Sun Awareness Week
Did you know it is Sun Awareness Week from the 14th – 20th May in the UK?
It’s a chance for an important reminder on the dangers of too much exposure to the sun and how you can protect yourself from its harmful rays.
Facts about skin and sun-damage
- Skin cancer is the most common cancer in the UK, but it is also the most preventable. Most skin cancer is caused by sunburn before the age of 18 or continued exposure to the sun without protection – more than 80% of adults don’t apply sun-cream in the UK!
- A suntan is really sun damage. By the time your skin changes colour, it is already damaged, and the colour change is the bodies response to the melanin being destroyed.
- Humans need the sun for vitamin D and to help us absorb calcium. Vitamin D helps us to build and maintain healthy teeth and bones and is a vital nutrient for our bodies. 30 minutes of early morning sun, before it’s rays are at full strength, can be very healthy. But be careful not to burn!
- When the skin bubbles, peels or blisters after a sunburn, it is actually a 2nd degree burn.
- There are 2 types of harmful rays from the sun – UVA and UVB. UVA rays penetrate deep into the skin and cause premature aging, whereas UVB will cause damage to the surface layers to the skin.
How to protect yourself from the Sun
- Cover up in clothes that are tightly woven. The more transparent the item, the less protection it offers.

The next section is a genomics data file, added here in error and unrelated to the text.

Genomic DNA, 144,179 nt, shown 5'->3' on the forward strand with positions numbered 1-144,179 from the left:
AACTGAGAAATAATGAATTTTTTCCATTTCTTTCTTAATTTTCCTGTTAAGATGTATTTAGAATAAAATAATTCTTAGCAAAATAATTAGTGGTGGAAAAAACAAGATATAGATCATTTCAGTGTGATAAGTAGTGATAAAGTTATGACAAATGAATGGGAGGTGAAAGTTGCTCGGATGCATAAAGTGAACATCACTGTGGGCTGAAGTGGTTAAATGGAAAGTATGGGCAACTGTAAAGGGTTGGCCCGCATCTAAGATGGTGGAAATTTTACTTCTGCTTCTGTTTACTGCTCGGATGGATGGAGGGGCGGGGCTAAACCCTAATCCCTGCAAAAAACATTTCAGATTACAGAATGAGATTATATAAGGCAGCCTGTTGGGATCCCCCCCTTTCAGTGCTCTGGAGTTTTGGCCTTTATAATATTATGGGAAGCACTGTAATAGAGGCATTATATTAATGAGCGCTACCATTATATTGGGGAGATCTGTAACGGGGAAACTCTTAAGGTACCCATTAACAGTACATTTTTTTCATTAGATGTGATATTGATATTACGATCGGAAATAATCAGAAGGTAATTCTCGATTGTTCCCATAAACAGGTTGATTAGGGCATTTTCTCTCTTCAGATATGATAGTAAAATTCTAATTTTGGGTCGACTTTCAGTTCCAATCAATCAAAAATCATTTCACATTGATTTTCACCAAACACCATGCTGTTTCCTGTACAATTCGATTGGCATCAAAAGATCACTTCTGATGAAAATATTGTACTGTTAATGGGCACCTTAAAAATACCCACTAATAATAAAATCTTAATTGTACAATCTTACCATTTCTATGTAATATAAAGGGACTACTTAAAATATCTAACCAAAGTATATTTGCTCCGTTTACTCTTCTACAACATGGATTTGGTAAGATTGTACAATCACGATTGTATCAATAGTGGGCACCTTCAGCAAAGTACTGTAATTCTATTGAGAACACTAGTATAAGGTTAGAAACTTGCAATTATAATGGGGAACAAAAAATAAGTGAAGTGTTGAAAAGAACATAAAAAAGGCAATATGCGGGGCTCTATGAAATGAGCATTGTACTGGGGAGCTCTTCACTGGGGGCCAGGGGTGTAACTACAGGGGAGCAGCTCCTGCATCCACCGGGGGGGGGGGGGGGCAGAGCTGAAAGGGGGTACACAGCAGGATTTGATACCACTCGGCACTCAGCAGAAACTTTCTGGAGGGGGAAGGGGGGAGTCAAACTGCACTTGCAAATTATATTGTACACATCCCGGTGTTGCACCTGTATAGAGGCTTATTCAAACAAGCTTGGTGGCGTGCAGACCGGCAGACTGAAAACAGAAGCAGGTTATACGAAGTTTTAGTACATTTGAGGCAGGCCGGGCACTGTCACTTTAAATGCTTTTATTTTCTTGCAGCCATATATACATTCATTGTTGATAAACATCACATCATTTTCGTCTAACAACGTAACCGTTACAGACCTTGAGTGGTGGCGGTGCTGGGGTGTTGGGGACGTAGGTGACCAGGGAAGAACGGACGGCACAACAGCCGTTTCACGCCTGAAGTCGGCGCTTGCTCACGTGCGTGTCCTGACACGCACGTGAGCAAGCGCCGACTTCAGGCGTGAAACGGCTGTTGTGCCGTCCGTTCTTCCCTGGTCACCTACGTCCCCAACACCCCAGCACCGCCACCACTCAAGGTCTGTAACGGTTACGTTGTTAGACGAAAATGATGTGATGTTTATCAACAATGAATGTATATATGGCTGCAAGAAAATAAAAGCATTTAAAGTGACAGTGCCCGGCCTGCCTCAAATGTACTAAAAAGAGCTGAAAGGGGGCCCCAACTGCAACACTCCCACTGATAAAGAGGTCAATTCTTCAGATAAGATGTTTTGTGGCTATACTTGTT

- Wear sun-cream with SPF30+ and check for UVA and UVB protection. In the UK, this is a star rating, so look for the 5* rating on your bottle.
- Avoid the sun between 10am and 4pm as this is when it is at is most harmful.
- Wear a hat and use sunglasses that protect from UVA and UVB rays.
The sun can be very dangerous for our delicate skin, even though it many benefits are vital to sustain life on Earth. While the ozone layer around Earth helps to protect us from a lot of the dangers, it is important to stay protected when you’re out and about in the sunlight.
The benefits of the sun help to keep all life on Earth alive. Coupled with water and oxygen, sunlight is imperative. Heat generated from the suns rays help to stop our planet from freezing and makes it hospitable from us, the sunlight helps plants to turn carbon-dioxide into oxygen and, due to the Earth changing its tilt throughout the year, the amount of sunlight changes the seasons.
Some things you may not know about the Sun
- The sun is actually a star we have named “The Sun” – the philosopher Anaxagoras was the first to suggest that the sun is a star, around 450 BC. It is thought to be about 4.6 billion years old and estimated to be half way through its lifetime.
- It takes 8 minutes and 20 seconds for light from the sun to reach Earth due to how far away the sun is; just under 93million miles away – and it’s our closest star!
- The suns gravity is 28x stronger than gravity on Earth and it is the reason why everything in our galaxy revolves around the sun, including all the planets.
- The sun has no solid surface and is just gas, mostly hydrogen, but helium, carbon, nitrogen and oxygen are part of the mix.
- Photosynthesis is one of the most important things to happen on our planet. It is when plants use sunlight to change carbon dioxide to oxygen and synthesise nutrients from water. Without this process, there would not be life on Earth as we know it.